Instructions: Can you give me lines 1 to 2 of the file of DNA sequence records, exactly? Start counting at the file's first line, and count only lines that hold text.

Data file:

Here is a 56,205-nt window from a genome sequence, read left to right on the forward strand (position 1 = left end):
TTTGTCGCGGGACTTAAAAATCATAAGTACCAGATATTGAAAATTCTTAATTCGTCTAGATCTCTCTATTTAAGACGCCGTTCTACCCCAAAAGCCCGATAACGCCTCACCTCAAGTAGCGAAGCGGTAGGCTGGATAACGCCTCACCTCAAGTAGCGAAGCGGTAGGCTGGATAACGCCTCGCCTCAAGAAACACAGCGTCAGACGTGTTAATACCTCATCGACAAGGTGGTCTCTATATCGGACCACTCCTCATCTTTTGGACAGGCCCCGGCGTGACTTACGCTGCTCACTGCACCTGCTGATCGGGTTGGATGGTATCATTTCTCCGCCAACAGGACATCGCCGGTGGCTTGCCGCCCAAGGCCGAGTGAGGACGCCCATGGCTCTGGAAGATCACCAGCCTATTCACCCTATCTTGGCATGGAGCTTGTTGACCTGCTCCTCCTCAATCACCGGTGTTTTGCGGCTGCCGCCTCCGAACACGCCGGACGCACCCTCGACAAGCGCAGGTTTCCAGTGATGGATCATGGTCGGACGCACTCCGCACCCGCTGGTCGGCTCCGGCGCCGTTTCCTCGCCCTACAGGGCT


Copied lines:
Here is a 56,205-nt window from a genome sequence, read left to right on the forward strand (position 1 = left end):
TTTGTCGCGGGACTTAAAAATCATAAGTACCAGATATTGAAAATTCTTAATTCGTCTAGATCTCTCTATTTAAGACGCCGTTCTACCCCAAAAGCCCGATAACGCCTCACCTCAAGTAGCGAAGCGGTAGGCTGGATAACGCCTCACCTCAAGTAGCGAAGCGGTAGGCTGGATAACGCCTCGCCTCAAGAAACACAGCGTCAGACGTGTTAATACCTCATCGACAAGGTGGTCTCTATATCGGACCACTCCTCATCTTTTGGACAGGCCCCGGCGTGACTTACGCTGCTCACTGCACCTGCTGATCGGGTTGGATGGTATCATTTCTCCGCCAACAGGACATCGCCGGTGGCTTGCCGCCCAAGGCCGAGTGAGGACGCCCATGGCTCTGGAAGATCACCAGCCTATTCACCCTATCTTGGCATGGAGCTTGTTGACCTGCTCCTCCTCAATCACCGGTGTTTTGCGGCTGCCGCCTCCGAACACGCCGGACGCACCCTCGACAAGCGCAGGTTTCCAGTGATGGATCATGGTCGGACGCACTCCGCACCCGCTGGTCGGCTCCGGCGCCGTTTCCTCGCCCTACAGGGCT